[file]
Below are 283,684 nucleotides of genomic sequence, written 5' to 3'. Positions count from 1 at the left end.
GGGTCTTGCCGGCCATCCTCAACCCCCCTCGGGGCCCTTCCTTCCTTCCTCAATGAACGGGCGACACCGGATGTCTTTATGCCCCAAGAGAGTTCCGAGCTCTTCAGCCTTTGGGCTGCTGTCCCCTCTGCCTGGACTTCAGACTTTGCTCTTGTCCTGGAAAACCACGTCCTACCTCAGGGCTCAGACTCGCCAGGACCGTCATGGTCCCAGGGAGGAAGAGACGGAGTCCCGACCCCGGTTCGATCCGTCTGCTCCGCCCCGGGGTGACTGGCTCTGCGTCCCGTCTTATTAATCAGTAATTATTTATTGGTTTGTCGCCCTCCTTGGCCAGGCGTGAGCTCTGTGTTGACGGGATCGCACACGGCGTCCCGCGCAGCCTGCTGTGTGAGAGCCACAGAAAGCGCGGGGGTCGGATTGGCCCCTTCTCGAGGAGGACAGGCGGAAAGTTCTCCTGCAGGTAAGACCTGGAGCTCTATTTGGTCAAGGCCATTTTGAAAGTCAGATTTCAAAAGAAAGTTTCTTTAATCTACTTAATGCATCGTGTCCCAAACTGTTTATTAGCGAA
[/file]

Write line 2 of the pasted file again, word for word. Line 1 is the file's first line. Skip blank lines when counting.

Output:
GGGTCTTGCCGGCCATCCTCAACCCCCCTCGGGGCCCTTCCTTCCTTCCTCAATGAACGGGCGACACCGGATGTCTTTATGCCCCAAGAGAGTTCCGAGCTCTTCAGCCTTTGGGCTGCTGTCCCCTCTGCCTGGACTTCAGACTTTGCTCTTGTCCTGGAAAACCACGTCCTACCTCAGGGCTCAGACTCGCCAGGACCGTCATGGTCCCAGGGAGGAAGAGACGGAGTCCCGACCCCGGTTCGATCCGTCTGCTCCGCCCCGGGGTGACTGGCTCTGCGTCCCGTCTTATTAATCAGTAATTATTTATTGGTTTGTCGCCCTCCTTGGCCAGGCGTGAGCTCTGTGTTGACGGGATCGCACACGGCGTCCCGCGCAGCCTGCTGTGTGAGAGCCACAGAAAGCGCGGGGGTCGGATTGGCCCCTTCTCGAGGAGGACAGGCGGAAAGTTCTCCTGCAGGTAAGACCTGGAGCTCTATTTGGTCAAGGCCATTTTGAAAGTCAGATTTCAAAAGAAAGTTTCTTTAATCTACTTAATGCATCGTGTCCCAAACTGTTTATTAGCGAA